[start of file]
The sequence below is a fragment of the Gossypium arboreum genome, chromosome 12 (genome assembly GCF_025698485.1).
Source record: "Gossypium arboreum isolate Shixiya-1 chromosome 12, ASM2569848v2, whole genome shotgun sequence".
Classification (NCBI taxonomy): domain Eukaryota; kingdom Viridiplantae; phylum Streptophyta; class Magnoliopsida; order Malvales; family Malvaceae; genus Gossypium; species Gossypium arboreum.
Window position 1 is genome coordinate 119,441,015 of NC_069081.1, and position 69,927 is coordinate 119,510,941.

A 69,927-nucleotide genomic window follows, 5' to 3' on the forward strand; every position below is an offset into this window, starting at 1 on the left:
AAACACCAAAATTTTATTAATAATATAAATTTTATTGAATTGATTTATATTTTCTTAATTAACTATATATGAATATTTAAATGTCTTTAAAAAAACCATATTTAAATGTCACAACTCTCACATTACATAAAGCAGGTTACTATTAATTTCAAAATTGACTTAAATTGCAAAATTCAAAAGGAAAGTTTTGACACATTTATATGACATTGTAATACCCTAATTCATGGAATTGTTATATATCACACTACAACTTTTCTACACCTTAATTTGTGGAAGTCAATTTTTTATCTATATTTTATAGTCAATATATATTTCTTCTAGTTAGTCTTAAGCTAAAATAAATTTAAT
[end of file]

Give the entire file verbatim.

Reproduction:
The sequence below is a fragment of the Gossypium arboreum genome, chromosome 12 (genome assembly GCF_025698485.1).
Source record: "Gossypium arboreum isolate Shixiya-1 chromosome 12, ASM2569848v2, whole genome shotgun sequence".
Classification (NCBI taxonomy): domain Eukaryota; kingdom Viridiplantae; phylum Streptophyta; class Magnoliopsida; order Malvales; family Malvaceae; genus Gossypium; species Gossypium arboreum.
Window position 1 is genome coordinate 119,441,015 of NC_069081.1, and position 69,927 is coordinate 119,510,941.

A 69,927-nucleotide genomic window follows, 5' to 3' on the forward strand; every position below is an offset into this window, starting at 1 on the left:
AAACACCAAAATTTTATTAATAATATAAATTTTATTGAATTGATTTATATTTTCTTAATTAACTATATATGAATATTTAAATGTCTTTAAAAAAACCATATTTAAATGTCACAACTCTCACATTACATAAAGCAGGTTACTATTAATTTCAAAATTGACTTAAATTGCAAAATTCAAAAGGAAAGTTTTGACACATTTATATGACATTGTAATACCCTAATTCATGGAATTGTTATATATCACACTACAACTTTTCTACACCTTAATTTGTGGAAGTCAATTTTTTATCTATATTTTATAGTCAATATATATTTCTTCTAGTTAGTCTTAAGCTAAAATAAATTTAAT